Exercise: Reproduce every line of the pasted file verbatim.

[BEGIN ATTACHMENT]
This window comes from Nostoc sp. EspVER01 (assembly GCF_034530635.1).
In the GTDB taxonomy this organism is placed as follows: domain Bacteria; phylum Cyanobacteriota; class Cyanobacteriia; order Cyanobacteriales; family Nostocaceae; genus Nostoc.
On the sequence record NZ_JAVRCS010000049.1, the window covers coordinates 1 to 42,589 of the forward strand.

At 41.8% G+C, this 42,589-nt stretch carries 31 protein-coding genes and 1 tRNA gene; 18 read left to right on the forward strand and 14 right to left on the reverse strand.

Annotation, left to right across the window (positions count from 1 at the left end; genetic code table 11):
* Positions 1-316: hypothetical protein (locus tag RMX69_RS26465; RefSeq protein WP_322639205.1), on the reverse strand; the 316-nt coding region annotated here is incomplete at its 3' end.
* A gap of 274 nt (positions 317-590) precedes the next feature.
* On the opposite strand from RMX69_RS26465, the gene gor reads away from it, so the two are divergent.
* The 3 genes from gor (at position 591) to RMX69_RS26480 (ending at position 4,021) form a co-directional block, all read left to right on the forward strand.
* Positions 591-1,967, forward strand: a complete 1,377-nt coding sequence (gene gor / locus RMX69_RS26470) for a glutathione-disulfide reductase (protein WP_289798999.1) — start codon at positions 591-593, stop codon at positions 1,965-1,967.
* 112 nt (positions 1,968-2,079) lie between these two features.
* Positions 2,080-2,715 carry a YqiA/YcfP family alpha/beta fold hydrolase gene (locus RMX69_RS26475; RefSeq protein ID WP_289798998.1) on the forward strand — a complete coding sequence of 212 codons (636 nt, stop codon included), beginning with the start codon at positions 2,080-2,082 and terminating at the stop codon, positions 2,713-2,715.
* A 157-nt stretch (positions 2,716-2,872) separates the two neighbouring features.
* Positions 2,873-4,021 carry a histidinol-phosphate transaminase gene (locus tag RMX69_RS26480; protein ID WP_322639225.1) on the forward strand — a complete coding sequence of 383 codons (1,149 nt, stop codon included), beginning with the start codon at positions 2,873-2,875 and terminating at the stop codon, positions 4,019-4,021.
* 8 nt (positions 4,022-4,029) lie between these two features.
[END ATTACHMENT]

This window comes from Nostoc sp. EspVER01 (assembly GCF_034530635.1).
In the GTDB taxonomy this organism is placed as follows: domain Bacteria; phylum Cyanobacteriota; class Cyanobacteriia; order Cyanobacteriales; family Nostocaceae; genus Nostoc.
On the sequence record NZ_JAVRCS010000049.1, the window covers coordinates 1 to 42,589 of the forward strand.

At 41.8% G+C, this 42,589-nt stretch carries 31 protein-coding genes and 1 tRNA gene; 18 read left to right on the forward strand and 14 right to left on the reverse strand.

Annotation, left to right across the window (positions count from 1 at the left end; genetic code table 11):
* Positions 1-316: hypothetical protein (locus tag RMX69_RS26465; RefSeq protein WP_322639205.1), on the reverse strand; the 316-nt coding region annotated here is incomplete at its 3' end.
* A gap of 274 nt (positions 317-590) precedes the next feature.
* On the opposite strand from RMX69_RS26465, the gene gor reads away from it, so the two are divergent.
* The 3 genes from gor (at position 591) to RMX69_RS26480 (ending at position 4,021) form a co-directional block, all read left to right on the forward strand.
* Positions 591-1,967, forward strand: a complete 1,377-nt coding sequence (gene gor / locus RMX69_RS26470) for a glutathione-disulfide reductase (protein WP_289798999.1) — start codon at positions 591-593, stop codon at positions 1,965-1,967.
* 112 nt (positions 1,968-2,079) lie between these two features.
* Positions 2,080-2,715 carry a YqiA/YcfP family alpha/beta fold hydrolase gene (locus RMX69_RS26475; RefSeq protein ID WP_289798998.1) on the forward strand — a complete coding sequence of 212 codons (636 nt, stop codon included), beginning with the start codon at positions 2,080-2,082 and terminating at the stop codon, positions 2,713-2,715.
* A 157-nt stretch (positions 2,716-2,872) separates the two neighbouring features.
* Positions 2,873-4,021 carry a histidinol-phosphate transaminase gene (locus tag RMX69_RS26480; protein ID WP_322639225.1) on the forward strand — a complete coding sequence of 383 codons (1,149 nt, stop codon included), beginning with the start codon at positions 2,873-2,875 and terminating at the stop codon, positions 4,019-4,021.
* 8 nt (positions 4,022-4,029) lie between these two features.